Stocks Don’t React to Crimea News

After the news about Crimea’s vote to leave Ukraine and join Russia, there was the possibility of seeing a reaction in the stock market. However, people are relieved to see that the U.S. stock market rose, despite potentially-problematic political tensions with Russia. It seems like for now, the situation is not severe enough to prompt a significant disruption in the market. A Wall Street Journal article explains that “the outcome matched market participants’ expectations… prompting investors to unwind cautious bets meant to protect against potential market-spooking headlines. Looking ahead, investors are awaiting details of any economic penalties to be imposed on Russia by Western leaders, who have said a Russian annexation of Crimea would be illegal.” This morning, the official sanctions were announced by President Obama: “sanctions on specific individuals responsible for undermining the sovereignty, territorial integrity and government of Ukraine…second, sanctions on Russian officials — entities operating in the arms sector in Russia and individuals who provide material support to senior officials of the Russian government.”

The sanctions are very limited, only concerning specific individuals tied to Putin’s government. So the stock market, in ignoring the Crimea news, is not likely to be affected by this announcement either. “U.S. stocks climbed, rebounding after last week’s selloff, as investors took Crimea’s widely expected vote to secede from Ukraine in stride.” The Dow Jones Industrial Average rose 192 points, or 1.2%, to 16259 in today’s trading. The S&P 500 rose 18 points, or 1%, to 1860. The Nasdaq Composite Index also rose 45 points, or 1.1%, to 4290.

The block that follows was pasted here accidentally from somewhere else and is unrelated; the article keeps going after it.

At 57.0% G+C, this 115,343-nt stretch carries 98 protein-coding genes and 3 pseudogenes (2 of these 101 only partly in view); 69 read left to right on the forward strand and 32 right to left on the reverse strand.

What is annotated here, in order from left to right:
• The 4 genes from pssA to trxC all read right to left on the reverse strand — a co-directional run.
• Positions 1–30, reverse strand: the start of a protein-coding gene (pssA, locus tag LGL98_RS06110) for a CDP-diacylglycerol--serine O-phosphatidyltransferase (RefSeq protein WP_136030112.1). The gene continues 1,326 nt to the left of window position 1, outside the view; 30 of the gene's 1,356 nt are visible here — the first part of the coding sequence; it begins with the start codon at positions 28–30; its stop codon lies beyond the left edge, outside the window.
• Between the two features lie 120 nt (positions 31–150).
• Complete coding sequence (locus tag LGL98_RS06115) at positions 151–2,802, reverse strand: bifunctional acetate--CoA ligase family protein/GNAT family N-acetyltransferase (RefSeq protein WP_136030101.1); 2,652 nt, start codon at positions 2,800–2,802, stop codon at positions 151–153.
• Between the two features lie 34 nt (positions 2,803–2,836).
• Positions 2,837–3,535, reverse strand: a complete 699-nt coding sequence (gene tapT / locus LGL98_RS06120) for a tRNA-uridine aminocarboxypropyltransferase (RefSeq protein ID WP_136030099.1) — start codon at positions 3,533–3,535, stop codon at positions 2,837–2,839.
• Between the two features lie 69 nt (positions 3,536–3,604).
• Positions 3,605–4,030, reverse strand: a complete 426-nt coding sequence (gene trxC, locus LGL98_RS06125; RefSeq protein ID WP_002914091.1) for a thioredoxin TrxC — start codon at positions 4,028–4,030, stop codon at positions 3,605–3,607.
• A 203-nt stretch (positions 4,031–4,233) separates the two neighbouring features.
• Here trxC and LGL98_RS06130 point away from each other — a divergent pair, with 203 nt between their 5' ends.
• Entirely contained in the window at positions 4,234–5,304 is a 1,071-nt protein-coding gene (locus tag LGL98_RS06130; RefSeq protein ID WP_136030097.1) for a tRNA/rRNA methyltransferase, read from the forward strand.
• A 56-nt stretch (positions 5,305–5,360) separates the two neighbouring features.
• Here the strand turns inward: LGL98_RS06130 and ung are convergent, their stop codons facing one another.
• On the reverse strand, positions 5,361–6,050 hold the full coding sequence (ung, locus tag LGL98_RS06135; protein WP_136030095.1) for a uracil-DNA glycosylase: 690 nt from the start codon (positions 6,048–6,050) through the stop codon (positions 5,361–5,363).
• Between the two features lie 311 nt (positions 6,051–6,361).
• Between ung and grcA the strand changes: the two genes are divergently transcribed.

And good indicators continue to pronounce themselves in favor of recovery. Federal Reserve data showed U.S. industrial production rose 0.6% in February (which was higher than expected). Capacity utilization increased to 78.8% (a slight, but important change). Alan Gayle, director of asset allocation at RidgeWorth Investments, says that the data supports the notion that U.S. economic growth is still on track, and a series of weak points around the start of the year were mostly about severe winter weather than a falter on economic recovery.

Thus, the good news today is two-fold: stocks rose despite the news from Crimea (which is a good sign persistent, stable recovery) and the recovery seems to be strong. At this point, growth is slow but steady – which may be exactly what the economy needs. If we saw excessively-fast growth and stimulus, we would be more concerned with inflation than the economic recovery. It is best to focus on this kind of current growth, which seems to be relatively stable.